4th. We would have him consecrated to one object, and that is-to do good to the souls of men. He may cultivate his taste; he may come in contact with mind, living, and in books; he may know men and things; but he is not to live to enjoy himself, not to be a great and learned man, nor a deep, accurate scholar; not to have riches, or honors, or notice, or to seek for reputation; but to do good to the souls of men. This one great object is all that he is to live for.

5th. We would have his intellectual powers balanced and symmetrical. This is not so common or so easy to find as one might suppose. It is easy to find men very conservative or very radi. cal, very desponding or very sanguine-men who want to creep with the mole or rise in the balloon. The father of Icarus charged himn not to fly too high, because his wings were fastened on by wax, and it would melt if he went too near the sun, and if he went too low, and too near the sea, the moisture would destroy the power of the wax. A character that influences men rightly should be without extremes. It must originally have a foundation of granite in its composition, or else it will never become character. Yet, when you see that character developed, and brought out in age, full, ripe, symmetrical, and bright, you forget what a resisting of temptation, and what self-denial and efforts it cost him to attain it—just as when you see the sun at evening break out so clear and bright, you forget how many clouds he had to wade through and drink up, before he could set in such brightness.

6th. We would have our instrument live and act on religious principle. Such a character as we have been describing will never make a popular sensation man. If he acts on religious principle, he can never stoop to try to become notorious. He will not fall in with the prevailing taste of the day, and thus be popular, and be talked about, and get into the papers every week, nor will he defend his notions with what passes for originality, and demand tbat men shall believe when there is no reason for believing. He will not consent to be used as a bundle of sky. rockets, because he relies upon sanctified reason. Acting on religious principle, and weaving that into the whole moral character, evens up that character, so there is no shallow spot in it. A clear, sound, cautious judgment can never be popular in the sense of having men run after it and applaud. But that man stands upon a rock, and all his moral instincts are true and quick. He has few mistakes to mourn over.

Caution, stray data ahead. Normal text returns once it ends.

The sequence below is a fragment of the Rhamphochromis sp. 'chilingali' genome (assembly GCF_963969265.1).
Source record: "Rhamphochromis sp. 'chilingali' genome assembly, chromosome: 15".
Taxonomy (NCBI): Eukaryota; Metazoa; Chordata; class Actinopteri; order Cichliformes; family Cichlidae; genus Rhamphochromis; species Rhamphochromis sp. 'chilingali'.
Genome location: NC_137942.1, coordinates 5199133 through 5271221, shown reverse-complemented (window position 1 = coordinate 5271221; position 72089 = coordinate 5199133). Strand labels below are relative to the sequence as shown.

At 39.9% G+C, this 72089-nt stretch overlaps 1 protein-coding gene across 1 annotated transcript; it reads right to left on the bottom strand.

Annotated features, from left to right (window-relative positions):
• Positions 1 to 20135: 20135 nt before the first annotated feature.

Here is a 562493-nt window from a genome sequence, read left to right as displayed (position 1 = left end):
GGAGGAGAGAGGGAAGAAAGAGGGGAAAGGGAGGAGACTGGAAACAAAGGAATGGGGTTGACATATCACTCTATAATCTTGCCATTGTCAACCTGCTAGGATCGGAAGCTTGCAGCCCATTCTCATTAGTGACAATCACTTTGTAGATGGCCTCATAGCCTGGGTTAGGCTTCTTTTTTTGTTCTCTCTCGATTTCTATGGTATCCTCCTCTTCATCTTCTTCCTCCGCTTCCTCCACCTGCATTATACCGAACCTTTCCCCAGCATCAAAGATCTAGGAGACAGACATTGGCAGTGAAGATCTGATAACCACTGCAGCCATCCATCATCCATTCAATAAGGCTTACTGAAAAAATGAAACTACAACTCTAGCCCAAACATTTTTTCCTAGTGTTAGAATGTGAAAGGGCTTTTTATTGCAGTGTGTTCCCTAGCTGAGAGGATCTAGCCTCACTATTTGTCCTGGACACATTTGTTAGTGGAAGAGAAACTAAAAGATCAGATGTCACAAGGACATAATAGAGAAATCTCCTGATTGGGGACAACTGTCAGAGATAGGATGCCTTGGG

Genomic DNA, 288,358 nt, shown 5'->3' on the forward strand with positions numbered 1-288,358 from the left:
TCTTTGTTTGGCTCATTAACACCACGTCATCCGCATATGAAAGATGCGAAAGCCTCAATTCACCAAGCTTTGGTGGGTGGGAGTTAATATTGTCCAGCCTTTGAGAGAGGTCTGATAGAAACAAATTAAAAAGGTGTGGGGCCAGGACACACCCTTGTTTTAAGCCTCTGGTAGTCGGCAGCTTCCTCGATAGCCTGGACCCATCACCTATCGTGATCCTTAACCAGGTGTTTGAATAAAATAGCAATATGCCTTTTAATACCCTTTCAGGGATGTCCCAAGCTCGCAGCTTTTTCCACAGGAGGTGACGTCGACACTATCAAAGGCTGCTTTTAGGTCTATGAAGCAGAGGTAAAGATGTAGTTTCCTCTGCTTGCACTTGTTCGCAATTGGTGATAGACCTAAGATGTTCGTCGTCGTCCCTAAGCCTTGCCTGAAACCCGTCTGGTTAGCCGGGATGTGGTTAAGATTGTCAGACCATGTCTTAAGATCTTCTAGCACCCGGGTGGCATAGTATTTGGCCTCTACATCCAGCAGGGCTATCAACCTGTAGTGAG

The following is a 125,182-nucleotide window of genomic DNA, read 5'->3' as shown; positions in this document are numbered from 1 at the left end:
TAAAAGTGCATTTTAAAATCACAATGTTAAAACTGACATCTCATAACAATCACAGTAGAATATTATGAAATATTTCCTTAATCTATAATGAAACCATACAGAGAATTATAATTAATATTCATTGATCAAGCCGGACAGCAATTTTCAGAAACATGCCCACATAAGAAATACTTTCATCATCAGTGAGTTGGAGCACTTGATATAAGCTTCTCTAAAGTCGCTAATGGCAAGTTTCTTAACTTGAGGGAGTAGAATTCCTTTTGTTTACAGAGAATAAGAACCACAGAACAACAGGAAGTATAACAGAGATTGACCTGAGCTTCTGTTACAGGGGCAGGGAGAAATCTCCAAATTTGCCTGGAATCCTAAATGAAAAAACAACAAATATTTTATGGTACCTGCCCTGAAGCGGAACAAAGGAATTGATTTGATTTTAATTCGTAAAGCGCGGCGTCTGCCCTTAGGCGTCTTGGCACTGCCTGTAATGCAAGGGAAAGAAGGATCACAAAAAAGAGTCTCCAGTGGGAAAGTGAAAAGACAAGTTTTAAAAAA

7th. And we would have our instrument live to a good old age. There is beauty in every season.

It is beautiful to see youth, with its bright visions, its sanguine hopes, and its fresh ardor, step out and grapple manfully with the duties of life. If he dies young, we estimate bim too highly--not as he was, but for what he gave promise of becoming.

There is beauty in watching manhood, when in the freshness of its strength, it takes up all the burdens and responsibilities of life, and bravely carries them all. But we want to see him pass through all the stages, and see him when he comes nearer his end, when, in the silver light of age, we see that his garments are spotless, and he is going down to the grave with a name untarnished and immaculate. There is a meek yet majestic beauty, when the full-orbed sun sinks away in autumn, mingling heaven and earth together in that soft green and yellow light that seems to let the vision into eternity itself. The old pilgrim, after a life of toil, thus spends the Sabbath of life in blessing the world, and in preparing to leave it.

How far that good man, whose dust lies before us, bad these advantages, and came up to this model, you will judge as we proceed to give a very brief outline of his life, and then to draw, with much diffidence, his intellectual and moral character.

The Rev. HEMAN HUMPHREY was born at West-Simsbury, Hartford county, Connecticut, on the 26th of March, 1779.

His father was one of the many small farmers scattered over New-England, and from whom many of our most valued characters have risen. His name was Solomon Humphrey, and that of bis mother, Hannah Brown, previous to her marriage. The father raised eleven children, all of whom lived to adult

age. Both of his parents were pious, and early dedicated their children to God. They both lived to a good old age, honest, humble, pious people, of that meek and quiet spirit which, in the sight of the Lord, is of great price. The father died at Barkhamstead, Conn., in 1834, aged eighty-one, and the mother several years earlier, aged sixtysix.